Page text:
Self-Reported Differences in Empowerment Between Lurkers and Posters in Online Patient Support Groups
Uden-Kraan, Cornelia F. van and Drossaert, Constance H.C. and Taal, Erik and Seydel, Erwin R. and Laar, Mart A.F.J. van de (2008) Self-Reported Differences in Empowerment Between Lurkers and Posters in Online Patient Support Groups. Journal of medical internet research, 10 (2). e18. ISSN 1439-4456
Patients who visit online support groups benefit in various ways. Results of our earlier study indicated that participation in online support groups had a profound effect on the participants’ feelings of “being empowered.” However, most studies of online patient support groups have focused on the members of these groups who actively contribute by sending postings (posters). Thus far, little is known about the impact for “lurkers” (ie, those who do not actively participate by sending postings).
In the present study, we explored if lurkers in online patient support groups profit to the same extent as posters do.
We searched the Internet with the search engine Google to identify all Dutch online support groups for patients with breast cancer, fibromyalgia, and arthritis. Invitations to complete an online survey were sent out by the owners of 19 groups. In the online questionnaire, we asked questions about demographic and health characteristics, use of and satisfaction with the online support group, empowering processes, and empowering outcomes. The online questionnaire was completed by 528 individuals, of which 109 (21%) identified themselves as lurkers.
Lurkers (mean age 47 years) were slightly older than active participants (mean age 43 years, P = .002), had a shorter disease history (time since diagnosis 3.7 years vs 5.4 years, P = .001), and reported lower mental well-being (SF 12 subscore 37.7 vs 40.5, P = .004). No significant differences were found in other demographic variables. Posters indicated visiting the online support groups significantly more often for social reasons, such as curiosity about how other members were doing, to enjoy themselves, as a part of their daily routine (all P < .001), and because other members expected them to be there (P = .003). Lurkers and posters did not differ in their information-related reasons for visiting the online support group. Lurkers were significantly less satisfied with the online support group compared to posters (P < .001). With regard to empowering processes such as “exchanging information” and “finding recognition,” lurkers scored significantly lower than posters. However, lurkers did not differ significantly from posters with regard to most empowering outcomes, such as “being better informed,” “feeling more confident in the relationship with their physician,” “improved acceptance of the disease,” “feeling more confident about the treatment,” “enhanced self-esteem,” and “increased optimism and control.” The exception was “enhanced social well-being,” which scored significantly lower for lurkers compared to posters (P < .001).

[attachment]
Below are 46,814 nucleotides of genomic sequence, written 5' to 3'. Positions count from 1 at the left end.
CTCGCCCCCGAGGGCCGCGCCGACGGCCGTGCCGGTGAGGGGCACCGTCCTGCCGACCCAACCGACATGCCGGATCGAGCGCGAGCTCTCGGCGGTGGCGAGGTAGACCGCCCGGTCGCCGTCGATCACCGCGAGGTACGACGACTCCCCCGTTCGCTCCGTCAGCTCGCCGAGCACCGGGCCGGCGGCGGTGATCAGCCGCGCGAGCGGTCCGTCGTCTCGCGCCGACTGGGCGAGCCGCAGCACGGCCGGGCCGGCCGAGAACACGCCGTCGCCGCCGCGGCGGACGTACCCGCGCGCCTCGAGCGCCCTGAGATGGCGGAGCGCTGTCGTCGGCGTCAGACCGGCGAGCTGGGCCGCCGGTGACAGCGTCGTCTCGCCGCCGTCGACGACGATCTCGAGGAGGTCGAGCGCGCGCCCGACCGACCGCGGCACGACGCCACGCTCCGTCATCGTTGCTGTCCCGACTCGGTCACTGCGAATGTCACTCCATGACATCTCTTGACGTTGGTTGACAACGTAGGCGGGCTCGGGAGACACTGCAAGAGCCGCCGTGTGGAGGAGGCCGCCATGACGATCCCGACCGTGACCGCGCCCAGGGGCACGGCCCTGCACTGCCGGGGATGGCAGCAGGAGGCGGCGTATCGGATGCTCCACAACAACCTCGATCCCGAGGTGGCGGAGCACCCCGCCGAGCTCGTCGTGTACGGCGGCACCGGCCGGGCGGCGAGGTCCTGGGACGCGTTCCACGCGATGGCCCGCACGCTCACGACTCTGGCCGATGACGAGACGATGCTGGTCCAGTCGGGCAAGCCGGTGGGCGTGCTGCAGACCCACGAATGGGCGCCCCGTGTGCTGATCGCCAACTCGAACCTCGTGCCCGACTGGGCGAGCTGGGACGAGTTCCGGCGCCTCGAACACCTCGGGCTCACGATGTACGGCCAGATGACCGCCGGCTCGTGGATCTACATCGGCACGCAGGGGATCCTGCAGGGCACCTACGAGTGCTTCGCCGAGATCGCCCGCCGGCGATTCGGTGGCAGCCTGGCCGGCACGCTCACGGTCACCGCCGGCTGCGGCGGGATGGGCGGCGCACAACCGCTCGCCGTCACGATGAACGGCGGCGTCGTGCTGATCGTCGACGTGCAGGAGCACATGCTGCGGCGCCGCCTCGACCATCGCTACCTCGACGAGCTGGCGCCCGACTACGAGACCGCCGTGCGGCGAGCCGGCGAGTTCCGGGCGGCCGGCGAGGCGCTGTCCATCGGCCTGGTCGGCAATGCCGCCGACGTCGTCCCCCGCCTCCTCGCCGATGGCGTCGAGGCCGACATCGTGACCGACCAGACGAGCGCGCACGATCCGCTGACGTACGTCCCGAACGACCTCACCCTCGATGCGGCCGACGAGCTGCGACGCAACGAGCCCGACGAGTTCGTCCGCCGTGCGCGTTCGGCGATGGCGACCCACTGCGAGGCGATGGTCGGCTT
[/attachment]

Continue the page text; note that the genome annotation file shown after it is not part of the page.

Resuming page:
Our study revealed that participation in an online support group had the same profound effect on lurkers’ self-reported feelings of being empowered in several areas as it had on posters. Apparently, reading in itself is sufficient to profit from participation in an online patient support group.
Faculty of Behavioural, Management and Social sciences (BMS)
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